New Delhi, June 6: A Congress chief minister has turned the federalism table on Mamata Banerjee on foreign direct investment in retail without mentioning her name.
“Ours is a federal structure. So, leave it to us. This (deciding on FDI) is in line with the federal policy,” Tarun Gogoi, Assam chief minister, told reporters in Delhi after meeting commerce minister Anand Sharma who has revived an effort to notify the cabinet clearance to FDI in multi-brand retail.
The notification has been kept in abeyance after Mamata put her foot down, citing the interests of farmers and small traders, although farmers’ organisations had welcomed the Union cabinet’s decision.
The crux of Gogoi’s argument reflects what the Centre has been saying: let each state decide what it wants; a policy decision should not be held hostage to the wishes of some chief ministers.
“Some states oppose, why don’t you let the others go ahead?” Gogoi asked. “Those states who want should not be deprived of this decision as it will help in improving the agri-economy. We hope that the government will take an early decision on this.”
He added: “I urge the Prime Minister for early implementation of this policy. This decision holds significance in unlocking the true potential of our agrarian economy as in the absence of adequate logistics and infrastructure, a larger part of farm produce never reaches the market.”
In any case, each state is already empowered to block or regulate investments into retail because a host of state-level clearances are needed for such a business to take off.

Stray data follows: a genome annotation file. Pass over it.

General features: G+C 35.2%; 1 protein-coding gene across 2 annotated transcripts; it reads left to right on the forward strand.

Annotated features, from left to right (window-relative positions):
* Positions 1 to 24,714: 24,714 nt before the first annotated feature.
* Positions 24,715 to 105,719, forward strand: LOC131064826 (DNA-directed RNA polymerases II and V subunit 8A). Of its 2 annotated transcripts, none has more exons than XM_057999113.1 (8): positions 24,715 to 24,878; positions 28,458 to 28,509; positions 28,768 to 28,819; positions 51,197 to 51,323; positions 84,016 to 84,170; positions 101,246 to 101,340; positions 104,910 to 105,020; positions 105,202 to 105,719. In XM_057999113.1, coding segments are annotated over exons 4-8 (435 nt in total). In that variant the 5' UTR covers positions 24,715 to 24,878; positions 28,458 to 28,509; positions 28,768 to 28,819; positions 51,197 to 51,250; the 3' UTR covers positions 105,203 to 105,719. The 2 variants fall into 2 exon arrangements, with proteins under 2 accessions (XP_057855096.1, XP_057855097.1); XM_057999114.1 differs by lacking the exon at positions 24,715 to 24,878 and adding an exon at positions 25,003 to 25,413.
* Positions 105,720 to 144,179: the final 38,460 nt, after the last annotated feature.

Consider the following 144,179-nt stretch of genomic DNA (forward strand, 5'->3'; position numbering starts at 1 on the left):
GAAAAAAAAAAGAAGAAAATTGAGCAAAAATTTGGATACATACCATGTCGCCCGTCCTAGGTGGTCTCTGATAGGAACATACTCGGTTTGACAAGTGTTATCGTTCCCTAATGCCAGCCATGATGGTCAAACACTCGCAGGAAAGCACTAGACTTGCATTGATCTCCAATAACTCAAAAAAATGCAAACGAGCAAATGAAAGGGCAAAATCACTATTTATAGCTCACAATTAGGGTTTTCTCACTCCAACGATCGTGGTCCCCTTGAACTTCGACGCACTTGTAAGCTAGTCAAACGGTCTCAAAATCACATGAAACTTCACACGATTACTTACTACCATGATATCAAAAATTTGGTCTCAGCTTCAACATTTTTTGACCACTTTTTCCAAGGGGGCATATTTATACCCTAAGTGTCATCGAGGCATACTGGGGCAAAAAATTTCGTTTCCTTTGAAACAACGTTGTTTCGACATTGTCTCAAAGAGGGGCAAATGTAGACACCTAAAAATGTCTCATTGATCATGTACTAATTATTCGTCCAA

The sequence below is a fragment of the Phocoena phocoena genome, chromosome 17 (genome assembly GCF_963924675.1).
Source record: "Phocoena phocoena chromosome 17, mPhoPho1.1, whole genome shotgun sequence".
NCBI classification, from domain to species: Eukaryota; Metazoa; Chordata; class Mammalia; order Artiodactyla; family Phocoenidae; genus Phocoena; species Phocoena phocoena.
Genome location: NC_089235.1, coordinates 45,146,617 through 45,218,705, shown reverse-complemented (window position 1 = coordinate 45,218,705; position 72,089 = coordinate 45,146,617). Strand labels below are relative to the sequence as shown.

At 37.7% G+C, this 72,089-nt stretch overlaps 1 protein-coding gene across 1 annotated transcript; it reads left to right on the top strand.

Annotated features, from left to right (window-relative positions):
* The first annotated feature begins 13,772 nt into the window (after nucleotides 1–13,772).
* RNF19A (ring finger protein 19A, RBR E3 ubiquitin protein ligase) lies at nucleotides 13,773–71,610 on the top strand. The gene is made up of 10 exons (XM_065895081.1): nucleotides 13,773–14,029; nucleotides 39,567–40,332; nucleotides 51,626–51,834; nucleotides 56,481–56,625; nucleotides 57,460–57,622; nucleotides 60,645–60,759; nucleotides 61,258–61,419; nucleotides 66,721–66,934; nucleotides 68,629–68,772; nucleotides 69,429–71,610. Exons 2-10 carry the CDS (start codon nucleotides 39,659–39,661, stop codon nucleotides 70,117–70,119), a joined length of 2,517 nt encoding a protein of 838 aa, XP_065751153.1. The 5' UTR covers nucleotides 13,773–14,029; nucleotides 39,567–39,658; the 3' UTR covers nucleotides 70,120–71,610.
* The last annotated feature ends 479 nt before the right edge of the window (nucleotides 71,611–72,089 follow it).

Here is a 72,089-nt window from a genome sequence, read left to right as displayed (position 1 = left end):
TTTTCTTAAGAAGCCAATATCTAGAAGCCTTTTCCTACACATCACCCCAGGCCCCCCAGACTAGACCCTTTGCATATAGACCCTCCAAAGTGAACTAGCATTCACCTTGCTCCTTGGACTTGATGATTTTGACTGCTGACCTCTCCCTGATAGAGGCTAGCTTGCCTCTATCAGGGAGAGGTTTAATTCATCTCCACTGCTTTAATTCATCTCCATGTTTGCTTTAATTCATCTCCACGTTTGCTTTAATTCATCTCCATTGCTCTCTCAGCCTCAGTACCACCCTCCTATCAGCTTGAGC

Gogoi’s statement coincided with an initiative by the Centre to breathe some life into the reforms process, which has made Trinamul wary. Some steps have been taken — the latest being a series of decisions on infrastructure at a meeting chaired by the Prime Minister and skipped by Trinamul cabinet minister Mukul Roy. The Centre is also hoping to take up the pension bill.
By referring to “federalism”, Gogoi has taken a leaf from Mamata’s own book —she had opposed the national counter terrorism centre and the Teesta water treaty citing the same principle.
Gogoi said that because of inadequate infrastructure, farmers were at the mercy of middlemen and were not getting the true price for produce. Consumers also end up paying many times more than the price secured by the farmer.
The stand of Gogoi, who has been returned to power for the third time in Assam, cannot be dismissed as one that suits his party. For Assam, FDI in retail holds much significance.
In the 11th Plan, Assam focused on production and productivity in agriculture and was adjudged the best state for foodgrain output for 2011-12.
During the ongoing 12th Plan period, the state’s focus will shift to markets and linkages that include storage facilities for farm produce. If permitted, FDI in retail is expected to benefit the state on this count.
Wouldn’t small retailers in Assam be affected adversely by FDI in retail?
Gogoi did not think so. The chief minister said foreign investment would only boost employment opportunities in cold chains and storage and push competition for better quality.